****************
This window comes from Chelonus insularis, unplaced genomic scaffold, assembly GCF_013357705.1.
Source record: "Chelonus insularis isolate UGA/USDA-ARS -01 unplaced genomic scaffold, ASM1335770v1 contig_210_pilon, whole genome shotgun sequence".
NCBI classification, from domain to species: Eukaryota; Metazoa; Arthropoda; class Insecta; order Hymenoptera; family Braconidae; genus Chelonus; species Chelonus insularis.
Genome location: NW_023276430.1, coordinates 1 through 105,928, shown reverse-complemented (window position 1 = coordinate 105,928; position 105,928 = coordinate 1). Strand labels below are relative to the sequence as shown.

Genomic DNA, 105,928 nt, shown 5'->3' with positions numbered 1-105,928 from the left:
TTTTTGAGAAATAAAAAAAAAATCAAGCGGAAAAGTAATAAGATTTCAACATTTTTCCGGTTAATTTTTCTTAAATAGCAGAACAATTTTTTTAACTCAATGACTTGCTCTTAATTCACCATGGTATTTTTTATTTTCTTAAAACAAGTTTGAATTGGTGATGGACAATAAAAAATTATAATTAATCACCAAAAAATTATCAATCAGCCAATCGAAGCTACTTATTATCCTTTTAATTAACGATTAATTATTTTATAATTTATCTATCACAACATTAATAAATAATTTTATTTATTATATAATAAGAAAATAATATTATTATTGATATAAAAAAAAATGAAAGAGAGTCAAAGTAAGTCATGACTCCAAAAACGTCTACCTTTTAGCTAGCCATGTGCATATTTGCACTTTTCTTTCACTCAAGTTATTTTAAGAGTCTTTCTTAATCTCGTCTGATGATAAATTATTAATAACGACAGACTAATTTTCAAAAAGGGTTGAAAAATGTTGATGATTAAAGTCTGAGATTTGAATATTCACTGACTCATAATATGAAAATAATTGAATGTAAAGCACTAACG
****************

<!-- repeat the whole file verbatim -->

This window comes from Chelonus insularis, unplaced genomic scaffold, assembly GCF_013357705.1.
Source record: "Chelonus insularis isolate UGA/USDA-ARS -01 unplaced genomic scaffold, ASM1335770v1 contig_210_pilon, whole genome shotgun sequence".
NCBI classification, from domain to species: Eukaryota; Metazoa; Arthropoda; class Insecta; order Hymenoptera; family Braconidae; genus Chelonus; species Chelonus insularis.
Genome location: NW_023276430.1, coordinates 1 through 105,928, shown reverse-complemented (window position 1 = coordinate 105,928; position 105,928 = coordinate 1). Strand labels below are relative to the sequence as shown.

Genomic DNA, 105,928 nt, shown 5'->3' with positions numbered 1-105,928 from the left:
TTTTTGAGAAATAAAAAAAAAATCAAGCGGAAAAGTAATAAGATTTCAACATTTTTCCGGTTAATTTTTCTTAAATAGCAGAACAATTTTTTTAACTCAATGACTTGCTCTTAATTCACCATGGTATTTTTTATTTTCTTAAAACAAGTTTGAATTGGTGATGGACAATAAAAAATTATAATTAATCACCAAAAAATTATCAATCAGCCAATCGAAGCTACTTATTATCCTTTTAATTAACGATTAATTATTTTATAATTTATCTATCACAACATTAATAAATAATTTTATTTATTATATAATAAGAAAATAATATTATTATTGATATAAAAAAAAATGAAAGAGAGTCAAAGTAAGTCATGACTCCAAAAACGTCTACCTTTTAGCTAGCCATGTGCATATTTGCACTTTTCTTTCACTCAAGTTATTTTAAGAGTCTTTCTTAATCTCGTCTGATGATAAATTATTAATAACGACAGACTAATTTTCAAAAAGGGTTGAAAAATGTTGATGATTAAAGTCTGAGATTTGAATATTCACTGACTCATAATATGAAAATAATTGAATGTAAAGCACTAACG